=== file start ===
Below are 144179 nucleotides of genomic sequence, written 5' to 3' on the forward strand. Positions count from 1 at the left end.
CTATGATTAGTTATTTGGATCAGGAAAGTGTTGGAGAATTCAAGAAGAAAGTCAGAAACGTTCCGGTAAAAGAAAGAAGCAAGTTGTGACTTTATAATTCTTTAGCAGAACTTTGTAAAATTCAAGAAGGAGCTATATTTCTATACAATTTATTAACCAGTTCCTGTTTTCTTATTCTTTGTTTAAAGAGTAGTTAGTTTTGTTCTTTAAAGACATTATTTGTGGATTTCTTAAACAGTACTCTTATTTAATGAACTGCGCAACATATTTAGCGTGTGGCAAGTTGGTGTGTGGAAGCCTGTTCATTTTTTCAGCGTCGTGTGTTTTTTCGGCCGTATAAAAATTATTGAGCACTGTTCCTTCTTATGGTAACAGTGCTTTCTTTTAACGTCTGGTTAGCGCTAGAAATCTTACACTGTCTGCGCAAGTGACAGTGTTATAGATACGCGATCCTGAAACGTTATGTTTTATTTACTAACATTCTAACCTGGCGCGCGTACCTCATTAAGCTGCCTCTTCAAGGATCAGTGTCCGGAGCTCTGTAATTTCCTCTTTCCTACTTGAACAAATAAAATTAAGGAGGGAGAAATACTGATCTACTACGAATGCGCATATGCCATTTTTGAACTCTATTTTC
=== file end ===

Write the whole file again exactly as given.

Below are 144179 nucleotides of genomic sequence, written 5' to 3' on the forward strand. Positions count from 1 at the left end.
CTATGATTAGTTATTTGGATCAGGAAAGTGTTGGAGAATTCAAGAAGAAAGTCAGAAACGTTCCGGTAAAAGAAAGAAGCAAGTTGTGACTTTATAATTCTTTAGCAGAACTTTGTAAAATTCAAGAAGGAGCTATATTTCTATACAATTTATTAACCAGTTCCTGTTTTCTTATTCTTTGTTTAAAGAGTAGTTAGTTTTGTTCTTTAAAGACATTATTTGTGGATTTCTTAAACAGTACTCTTATTTAATGAACTGCGCAACATATTTAGCGTGTGGCAAGTTGGTGTGTGGAAGCCTGTTCATTTTTTCAGCGTCGTGTGTTTTTTCGGCCGTATAAAAATTATTGAGCACTGTTCCTTCTTATGGTAACAGTGCTTTCTTTTAACGTCTGGTTAGCGCTAGAAATCTTACACTGTCTGCGCAAGTGACAGTGTTATAGATACGCGATCCTGAAACGTTATGTTTTATTTACTAACATTCTAACCTGGCGCGCGTACCTCATTAAGCTGCCTCTTCAAGGATCAGTGTCCGGAGCTCTGTAATTTCCTCTTTCCTACTTGAACAAATAAAATTAAGGAGGGAGAAATACTGATCTACTACGAATGCGCATATGCCATTTTTGAACTCTATTTTC